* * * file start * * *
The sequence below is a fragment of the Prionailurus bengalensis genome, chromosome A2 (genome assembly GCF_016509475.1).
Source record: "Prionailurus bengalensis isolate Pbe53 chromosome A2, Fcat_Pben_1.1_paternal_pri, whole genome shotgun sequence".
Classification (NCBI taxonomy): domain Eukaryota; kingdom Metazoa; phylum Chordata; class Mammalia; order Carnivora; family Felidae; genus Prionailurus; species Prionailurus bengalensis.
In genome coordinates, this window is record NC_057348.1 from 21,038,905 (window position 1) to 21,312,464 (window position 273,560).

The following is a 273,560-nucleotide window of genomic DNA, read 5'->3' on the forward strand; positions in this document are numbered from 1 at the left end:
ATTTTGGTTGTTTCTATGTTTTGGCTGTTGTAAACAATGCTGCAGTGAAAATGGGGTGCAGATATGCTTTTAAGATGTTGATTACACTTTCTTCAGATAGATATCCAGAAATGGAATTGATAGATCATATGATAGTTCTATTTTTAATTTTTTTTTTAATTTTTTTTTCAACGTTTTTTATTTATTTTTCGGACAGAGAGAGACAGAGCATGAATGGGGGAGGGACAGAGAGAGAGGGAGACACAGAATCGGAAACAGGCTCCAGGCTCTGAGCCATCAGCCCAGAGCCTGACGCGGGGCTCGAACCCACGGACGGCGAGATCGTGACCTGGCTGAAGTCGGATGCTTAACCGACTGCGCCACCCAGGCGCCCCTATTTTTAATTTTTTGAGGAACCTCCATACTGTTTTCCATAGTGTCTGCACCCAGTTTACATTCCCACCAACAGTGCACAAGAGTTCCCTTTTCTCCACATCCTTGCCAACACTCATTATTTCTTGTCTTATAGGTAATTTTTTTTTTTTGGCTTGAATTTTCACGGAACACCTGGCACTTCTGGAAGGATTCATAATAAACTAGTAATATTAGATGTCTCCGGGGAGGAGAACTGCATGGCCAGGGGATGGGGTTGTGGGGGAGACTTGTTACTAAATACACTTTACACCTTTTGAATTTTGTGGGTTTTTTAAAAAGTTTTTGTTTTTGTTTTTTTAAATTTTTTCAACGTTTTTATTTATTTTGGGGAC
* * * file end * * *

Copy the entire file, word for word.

The sequence below is a fragment of the Prionailurus bengalensis genome, chromosome A2 (genome assembly GCF_016509475.1).
Source record: "Prionailurus bengalensis isolate Pbe53 chromosome A2, Fcat_Pben_1.1_paternal_pri, whole genome shotgun sequence".
Classification (NCBI taxonomy): domain Eukaryota; kingdom Metazoa; phylum Chordata; class Mammalia; order Carnivora; family Felidae; genus Prionailurus; species Prionailurus bengalensis.
In genome coordinates, this window is record NC_057348.1 from 21,038,905 (window position 1) to 21,312,464 (window position 273,560).

The following is a 273,560-nucleotide window of genomic DNA, read 5'->3' on the forward strand; positions in this document are numbered from 1 at the left end:
ATTTTGGTTGTTTCTATGTTTTGGCTGTTGTAAACAATGCTGCAGTGAAAATGGGGTGCAGATATGCTTTTAAGATGTTGATTACACTTTCTTCAGATAGATATCCAGAAATGGAATTGATAGATCATATGATAGTTCTATTTTTAATTTTTTTTTTAATTTTTTTTTCAACGTTTTTTATTTATTTTTCGGACAGAGAGAGACAGAGCATGAATGGGGGAGGGACAGAGAGAGAGGGAGACACAGAATCGGAAACAGGCTCCAGGCTCTGAGCCATCAGCCCAGAGCCTGACGCGGGGCTCGAACCCACGGACGGCGAGATCGTGACCTGGCTGAAGTCGGATGCTTAACCGACTGCGCCACCCAGGCGCCCCTATTTTTAATTTTTTGAGGAACCTCCATACTGTTTTCCATAGTGTCTGCACCCAGTTTACATTCCCACCAACAGTGCACAAGAGTTCCCTTTTCTCCACATCCTTGCCAACACTCATTATTTCTTGTCTTATAGGTAATTTTTTTTTTTTGGCTTGAATTTTCACGGAACACCTGGCACTTCTGGAAGGATTCATAATAAACTAGTAATATTAGATGTCTCCGGGGAGGAGAACTGCATGGCCAGGGGATGGGGTTGTGGGGGAGACTTGTTACTAAATACACTTTACACCTTTTGAATTTTGTGGGTTTTTTAAAAAGTTTTTGTTTTTGTTTTTTTAAATTTTTTCAACGTTTTTATTTATTTTGGGGAC